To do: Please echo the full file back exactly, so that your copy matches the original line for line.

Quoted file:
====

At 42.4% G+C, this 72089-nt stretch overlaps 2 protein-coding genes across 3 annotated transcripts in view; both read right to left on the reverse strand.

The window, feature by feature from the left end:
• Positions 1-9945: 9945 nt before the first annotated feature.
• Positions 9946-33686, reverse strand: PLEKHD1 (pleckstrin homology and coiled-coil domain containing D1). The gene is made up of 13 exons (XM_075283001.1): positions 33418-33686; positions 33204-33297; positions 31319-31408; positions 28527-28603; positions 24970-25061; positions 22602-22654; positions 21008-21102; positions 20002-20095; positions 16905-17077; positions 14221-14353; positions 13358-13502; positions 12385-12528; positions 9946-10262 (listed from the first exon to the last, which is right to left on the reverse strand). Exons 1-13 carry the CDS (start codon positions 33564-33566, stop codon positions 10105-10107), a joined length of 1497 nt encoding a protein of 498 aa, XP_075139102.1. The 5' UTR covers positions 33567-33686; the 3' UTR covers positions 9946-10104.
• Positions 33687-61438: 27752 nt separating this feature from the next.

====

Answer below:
At 42.4% G+C, this 72089-nt stretch overlaps 2 protein-coding genes across 3 annotated transcripts in view; both read right to left on the reverse strand.

The window, feature by feature from the left end:
• Positions 1-9945: 9945 nt before the first annotated feature.
• Positions 9946-33686, reverse strand: PLEKHD1 (pleckstrin homology and coiled-coil domain containing D1). The gene is made up of 13 exons (XM_075283001.1): positions 33418-33686; positions 33204-33297; positions 31319-31408; positions 28527-28603; positions 24970-25061; positions 22602-22654; positions 21008-21102; positions 20002-20095; positions 16905-17077; positions 14221-14353; positions 13358-13502; positions 12385-12528; positions 9946-10262 (listed from the first exon to the last, which is right to left on the reverse strand). Exons 1-13 carry the CDS (start codon positions 33564-33566, stop codon positions 10105-10107), a joined length of 1497 nt encoding a protein of 498 aa, XP_075139102.1. The 5' UTR covers positions 33567-33686; the 3' UTR covers positions 9946-10104.
• Positions 33687-61438: 27752 nt separating this feature from the next.